Chris Cooper PhD

On Grief

I would like to share some thoughts which were brought into focus by a friend of mine who recently sent an e-mail in which she eloquently spoke about her reflections concerning a book she was reading. The book was called Broken Open; How Difficult Times Can Help Us Grow, by Elizabeth Lesser. My friend has spent the past several years dealing with health problems, the deaths of parents, and other significant losses. In her e-mail she pointed out how difficult it is to find room for psychological and emotional healing in our society. The blatant example, symbolic of our attitudes, is the 3-day bereavement leave most companies offer their employees after the death of a parent or spouse. I currently know a number of people dealing with such losses and it seems to me that it is a good thing to stop and reflect on such things. I would like to share some of my reflections with you.

I recently spoke with a friend who is grieving because her mother died a few months ago and the holidays are really hard for her. She talks about her sadness and expresses it with tears. But there is an additional burden brought on by our cultural attitude (and its 3-day bereavement time) which causes her expression of sadness to be punctuated by “Why can’t I get over this? I must not be normal!” or “My family won’t talk about this and they get upset when I try to talk about it or when I cry.” I assured her that I believe she is very normal and that she will never “get over it.” It will change and it will take a different form and place in her life. But I just don’t think one ever gets over losing a loved parent, the rupture of a cherished relationship or many of the other losses that change our psyches forever. The changes to our psyches in the end may not be bad – and they might even be really positive. But, to transform the experience and integrate it into one’s life takes time, courage and a great deal of effort.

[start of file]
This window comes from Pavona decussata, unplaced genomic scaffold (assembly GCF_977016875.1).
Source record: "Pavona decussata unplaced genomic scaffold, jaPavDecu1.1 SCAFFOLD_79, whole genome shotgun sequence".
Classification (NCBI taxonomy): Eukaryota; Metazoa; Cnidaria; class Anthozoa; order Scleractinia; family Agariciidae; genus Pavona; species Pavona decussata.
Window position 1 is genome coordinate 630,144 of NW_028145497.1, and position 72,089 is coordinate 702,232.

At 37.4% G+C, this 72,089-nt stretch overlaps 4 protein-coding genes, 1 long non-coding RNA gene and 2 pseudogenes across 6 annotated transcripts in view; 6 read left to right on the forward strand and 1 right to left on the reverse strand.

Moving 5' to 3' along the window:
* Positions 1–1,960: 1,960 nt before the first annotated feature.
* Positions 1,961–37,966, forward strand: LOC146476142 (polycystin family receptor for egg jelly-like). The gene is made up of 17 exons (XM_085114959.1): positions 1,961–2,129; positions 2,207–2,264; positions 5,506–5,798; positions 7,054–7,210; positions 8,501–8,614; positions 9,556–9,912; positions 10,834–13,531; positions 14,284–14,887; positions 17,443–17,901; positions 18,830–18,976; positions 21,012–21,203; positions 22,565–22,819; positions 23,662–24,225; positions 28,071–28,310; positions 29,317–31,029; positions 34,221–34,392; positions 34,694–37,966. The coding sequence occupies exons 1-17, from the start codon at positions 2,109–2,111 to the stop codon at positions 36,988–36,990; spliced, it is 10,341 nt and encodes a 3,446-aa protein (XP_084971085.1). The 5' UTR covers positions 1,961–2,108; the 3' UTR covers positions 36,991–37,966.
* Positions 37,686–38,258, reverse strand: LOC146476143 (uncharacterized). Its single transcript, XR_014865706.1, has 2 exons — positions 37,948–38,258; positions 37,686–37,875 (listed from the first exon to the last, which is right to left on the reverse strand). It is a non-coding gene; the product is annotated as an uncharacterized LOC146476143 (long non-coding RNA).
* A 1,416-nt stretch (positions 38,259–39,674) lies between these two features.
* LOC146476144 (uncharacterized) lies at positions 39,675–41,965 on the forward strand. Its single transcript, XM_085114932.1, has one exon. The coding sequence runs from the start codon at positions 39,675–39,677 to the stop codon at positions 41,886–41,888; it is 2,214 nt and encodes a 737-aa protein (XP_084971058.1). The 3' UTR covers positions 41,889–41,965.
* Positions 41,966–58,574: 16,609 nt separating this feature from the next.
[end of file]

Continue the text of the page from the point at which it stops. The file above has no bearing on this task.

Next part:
I affirm for this person that she is facing a very rough year– a year of firsts. The first Mother’s Day without Mom — the first Christmas, birthday, visit to that store Mom loved and on and on. To do this consciously and be present in it takes courage, but done well can also be the impetus for learning, a sense of meaning and personal growth.

I write this in the hope that we all reflect on the psychological and emotional healing process for ourselves and others. And the hope that we support that psychological and emotional healing with the gifts of compassion, patience, and appreciation of the courage it takes to feel one’s own deepest feelings and sit quietly for however long it takes with those of others.